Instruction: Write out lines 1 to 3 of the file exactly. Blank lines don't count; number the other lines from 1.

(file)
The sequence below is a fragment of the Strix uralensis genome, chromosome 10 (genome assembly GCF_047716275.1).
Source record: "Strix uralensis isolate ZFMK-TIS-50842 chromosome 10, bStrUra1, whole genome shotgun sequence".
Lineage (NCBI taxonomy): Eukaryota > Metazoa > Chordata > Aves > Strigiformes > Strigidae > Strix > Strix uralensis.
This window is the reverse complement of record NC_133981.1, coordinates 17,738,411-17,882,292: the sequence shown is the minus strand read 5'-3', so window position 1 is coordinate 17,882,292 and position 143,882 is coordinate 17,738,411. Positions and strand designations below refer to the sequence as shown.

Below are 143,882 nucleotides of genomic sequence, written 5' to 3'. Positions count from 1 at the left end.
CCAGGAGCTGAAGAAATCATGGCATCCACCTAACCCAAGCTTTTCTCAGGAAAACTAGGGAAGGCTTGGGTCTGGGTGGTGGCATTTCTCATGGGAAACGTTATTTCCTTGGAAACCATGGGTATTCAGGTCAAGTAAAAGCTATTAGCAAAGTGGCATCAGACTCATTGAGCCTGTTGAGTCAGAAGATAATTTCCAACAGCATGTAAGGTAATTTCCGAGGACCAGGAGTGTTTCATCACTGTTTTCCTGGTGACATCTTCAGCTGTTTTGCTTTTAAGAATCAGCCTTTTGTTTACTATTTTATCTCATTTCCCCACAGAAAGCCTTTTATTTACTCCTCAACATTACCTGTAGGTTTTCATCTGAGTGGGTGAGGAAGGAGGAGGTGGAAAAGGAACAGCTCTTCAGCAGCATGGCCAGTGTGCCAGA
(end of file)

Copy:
The sequence below is a fragment of the Strix uralensis genome, chromosome 10 (genome assembly GCF_047716275.1).
Source record: "Strix uralensis isolate ZFMK-TIS-50842 chromosome 10, bStrUra1, whole genome shotgun sequence".
Lineage (NCBI taxonomy): Eukaryota > Metazoa > Chordata > Aves > Strigiformes > Strigidae > Strix > Strix uralensis.